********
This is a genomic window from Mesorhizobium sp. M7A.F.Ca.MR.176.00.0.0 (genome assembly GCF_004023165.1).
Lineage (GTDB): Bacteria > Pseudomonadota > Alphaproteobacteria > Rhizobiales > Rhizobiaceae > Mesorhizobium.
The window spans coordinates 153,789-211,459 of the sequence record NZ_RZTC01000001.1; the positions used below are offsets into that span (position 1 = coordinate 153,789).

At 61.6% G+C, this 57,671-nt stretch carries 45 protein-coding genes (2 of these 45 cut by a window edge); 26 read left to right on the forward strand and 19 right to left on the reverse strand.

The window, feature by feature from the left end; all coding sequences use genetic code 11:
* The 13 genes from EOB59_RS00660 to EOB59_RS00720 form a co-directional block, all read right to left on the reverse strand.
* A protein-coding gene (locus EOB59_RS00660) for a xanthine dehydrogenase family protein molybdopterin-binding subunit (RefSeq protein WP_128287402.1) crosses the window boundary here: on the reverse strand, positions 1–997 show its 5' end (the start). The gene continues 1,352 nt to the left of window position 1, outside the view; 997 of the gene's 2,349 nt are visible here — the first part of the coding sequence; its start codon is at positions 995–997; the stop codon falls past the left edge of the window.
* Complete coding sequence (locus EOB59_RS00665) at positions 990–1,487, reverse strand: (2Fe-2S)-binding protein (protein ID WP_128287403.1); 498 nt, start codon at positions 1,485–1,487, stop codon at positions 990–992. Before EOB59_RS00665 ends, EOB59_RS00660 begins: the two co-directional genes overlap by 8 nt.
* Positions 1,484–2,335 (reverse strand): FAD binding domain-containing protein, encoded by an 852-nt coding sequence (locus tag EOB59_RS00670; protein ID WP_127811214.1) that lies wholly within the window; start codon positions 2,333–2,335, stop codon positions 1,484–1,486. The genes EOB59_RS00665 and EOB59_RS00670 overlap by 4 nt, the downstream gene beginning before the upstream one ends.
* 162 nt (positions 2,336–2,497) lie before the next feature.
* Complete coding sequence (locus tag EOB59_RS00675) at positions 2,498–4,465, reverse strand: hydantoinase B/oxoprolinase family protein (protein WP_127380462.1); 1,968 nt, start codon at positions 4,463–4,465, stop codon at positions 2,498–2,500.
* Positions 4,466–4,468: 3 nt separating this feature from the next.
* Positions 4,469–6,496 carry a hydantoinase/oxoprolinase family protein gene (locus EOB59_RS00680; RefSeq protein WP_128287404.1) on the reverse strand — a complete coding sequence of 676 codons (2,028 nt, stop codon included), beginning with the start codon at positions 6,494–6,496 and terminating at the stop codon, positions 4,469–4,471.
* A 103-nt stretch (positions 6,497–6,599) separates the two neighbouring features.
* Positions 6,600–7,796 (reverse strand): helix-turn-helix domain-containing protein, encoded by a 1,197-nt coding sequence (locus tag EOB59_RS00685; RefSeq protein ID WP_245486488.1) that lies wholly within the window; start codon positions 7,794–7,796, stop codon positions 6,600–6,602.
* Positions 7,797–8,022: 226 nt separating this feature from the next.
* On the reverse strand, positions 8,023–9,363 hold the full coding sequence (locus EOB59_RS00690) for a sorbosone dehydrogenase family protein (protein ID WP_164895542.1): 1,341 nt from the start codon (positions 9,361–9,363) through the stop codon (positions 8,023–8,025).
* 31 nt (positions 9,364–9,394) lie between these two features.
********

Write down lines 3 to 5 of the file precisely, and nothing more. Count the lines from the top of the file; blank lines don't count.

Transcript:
The window spans coordinates 153,789-211,459 of the sequence record NZ_RZTC01000001.1; the positions used below are offsets into that span (position 1 = coordinate 153,789).

At 61.6% G+C, this 57,671-nt stretch carries 45 protein-coding genes (2 of these 45 cut by a window edge); 26 read left to right on the forward strand and 19 right to left on the reverse strand.

The window, feature by feature from the left end; all coding sequences use genetic code 11: